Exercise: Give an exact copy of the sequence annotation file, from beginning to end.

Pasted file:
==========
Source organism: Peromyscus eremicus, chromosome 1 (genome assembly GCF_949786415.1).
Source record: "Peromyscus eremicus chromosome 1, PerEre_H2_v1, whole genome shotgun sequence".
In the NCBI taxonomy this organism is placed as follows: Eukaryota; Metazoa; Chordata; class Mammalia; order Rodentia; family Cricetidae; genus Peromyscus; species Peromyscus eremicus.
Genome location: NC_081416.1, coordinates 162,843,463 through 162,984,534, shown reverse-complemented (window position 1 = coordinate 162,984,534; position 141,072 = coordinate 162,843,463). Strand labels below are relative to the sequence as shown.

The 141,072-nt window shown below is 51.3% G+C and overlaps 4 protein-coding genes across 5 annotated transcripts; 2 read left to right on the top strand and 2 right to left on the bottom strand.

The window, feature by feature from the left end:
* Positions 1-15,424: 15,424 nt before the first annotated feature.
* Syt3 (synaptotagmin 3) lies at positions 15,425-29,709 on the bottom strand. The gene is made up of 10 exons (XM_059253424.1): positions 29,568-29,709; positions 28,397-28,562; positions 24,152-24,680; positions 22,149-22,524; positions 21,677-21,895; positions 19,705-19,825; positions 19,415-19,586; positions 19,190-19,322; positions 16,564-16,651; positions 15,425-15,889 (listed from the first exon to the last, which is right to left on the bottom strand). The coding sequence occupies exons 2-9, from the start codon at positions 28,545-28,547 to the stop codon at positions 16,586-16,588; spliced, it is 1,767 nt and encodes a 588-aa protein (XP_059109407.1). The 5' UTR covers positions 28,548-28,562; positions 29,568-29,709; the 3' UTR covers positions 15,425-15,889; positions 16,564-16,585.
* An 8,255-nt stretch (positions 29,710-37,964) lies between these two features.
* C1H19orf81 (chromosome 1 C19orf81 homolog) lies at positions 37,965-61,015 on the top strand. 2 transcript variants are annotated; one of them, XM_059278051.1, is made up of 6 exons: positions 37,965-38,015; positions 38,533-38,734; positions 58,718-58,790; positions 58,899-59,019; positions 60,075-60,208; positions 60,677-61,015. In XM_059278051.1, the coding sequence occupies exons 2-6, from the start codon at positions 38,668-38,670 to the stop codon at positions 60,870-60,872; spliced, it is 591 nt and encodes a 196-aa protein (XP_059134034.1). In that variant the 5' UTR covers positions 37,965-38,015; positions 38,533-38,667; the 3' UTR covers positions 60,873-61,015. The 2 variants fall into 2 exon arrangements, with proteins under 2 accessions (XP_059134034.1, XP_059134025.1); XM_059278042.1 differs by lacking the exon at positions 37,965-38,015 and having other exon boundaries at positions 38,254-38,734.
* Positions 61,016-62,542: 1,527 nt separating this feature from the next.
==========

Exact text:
Source organism: Peromyscus eremicus, chromosome 1 (genome assembly GCF_949786415.1).
Source record: "Peromyscus eremicus chromosome 1, PerEre_H2_v1, whole genome shotgun sequence".
In the NCBI taxonomy this organism is placed as follows: Eukaryota; Metazoa; Chordata; class Mammalia; order Rodentia; family Cricetidae; genus Peromyscus; species Peromyscus eremicus.
Genome location: NC_081416.1, coordinates 162,843,463 through 162,984,534, shown reverse-complemented (window position 1 = coordinate 162,984,534; position 141,072 = coordinate 162,843,463). Strand labels below are relative to the sequence as shown.

The 141,072-nt window shown below is 51.3% G+C and overlaps 4 protein-coding genes across 5 annotated transcripts; 2 read left to right on the top strand and 2 right to left on the bottom strand.

The window, feature by feature from the left end:
* Positions 1-15,424: 15,424 nt before the first annotated feature.
* Syt3 (synaptotagmin 3) lies at positions 15,425-29,709 on the bottom strand. The gene is made up of 10 exons (XM_059253424.1): positions 29,568-29,709; positions 28,397-28,562; positions 24,152-24,680; positions 22,149-22,524; positions 21,677-21,895; positions 19,705-19,825; positions 19,415-19,586; positions 19,190-19,322; positions 16,564-16,651; positions 15,425-15,889 (listed from the first exon to the last, which is right to left on the bottom strand). The coding sequence occupies exons 2-9, from the start codon at positions 28,545-28,547 to the stop codon at positions 16,586-16,588; spliced, it is 1,767 nt and encodes a 588-aa protein (XP_059109407.1). The 5' UTR covers positions 28,548-28,562; positions 29,568-29,709; the 3' UTR covers positions 15,425-15,889; positions 16,564-16,585.
* An 8,255-nt stretch (positions 29,710-37,964) lies between these two features.
* C1H19orf81 (chromosome 1 C19orf81 homolog) lies at positions 37,965-61,015 on the top strand. 2 transcript variants are annotated; one of them, XM_059278051.1, is made up of 6 exons: positions 37,965-38,015; positions 38,533-38,734; positions 58,718-58,790; positions 58,899-59,019; positions 60,075-60,208; positions 60,677-61,015. In XM_059278051.1, the coding sequence occupies exons 2-6, from the start codon at positions 38,668-38,670 to the stop codon at positions 60,870-60,872; spliced, it is 591 nt and encodes a 196-aa protein (XP_059134034.1). In that variant the 5' UTR covers positions 37,965-38,015; positions 38,533-38,667; the 3' UTR covers positions 60,873-61,015. The 2 variants fall into 2 exon arrangements, with proteins under 2 accessions (XP_059134034.1, XP_059134025.1); XM_059278042.1 differs by lacking the exon at positions 37,965-38,015 and having other exon boundaries at positions 38,254-38,734.
* Positions 61,016-62,542: 1,527 nt separating this feature from the next.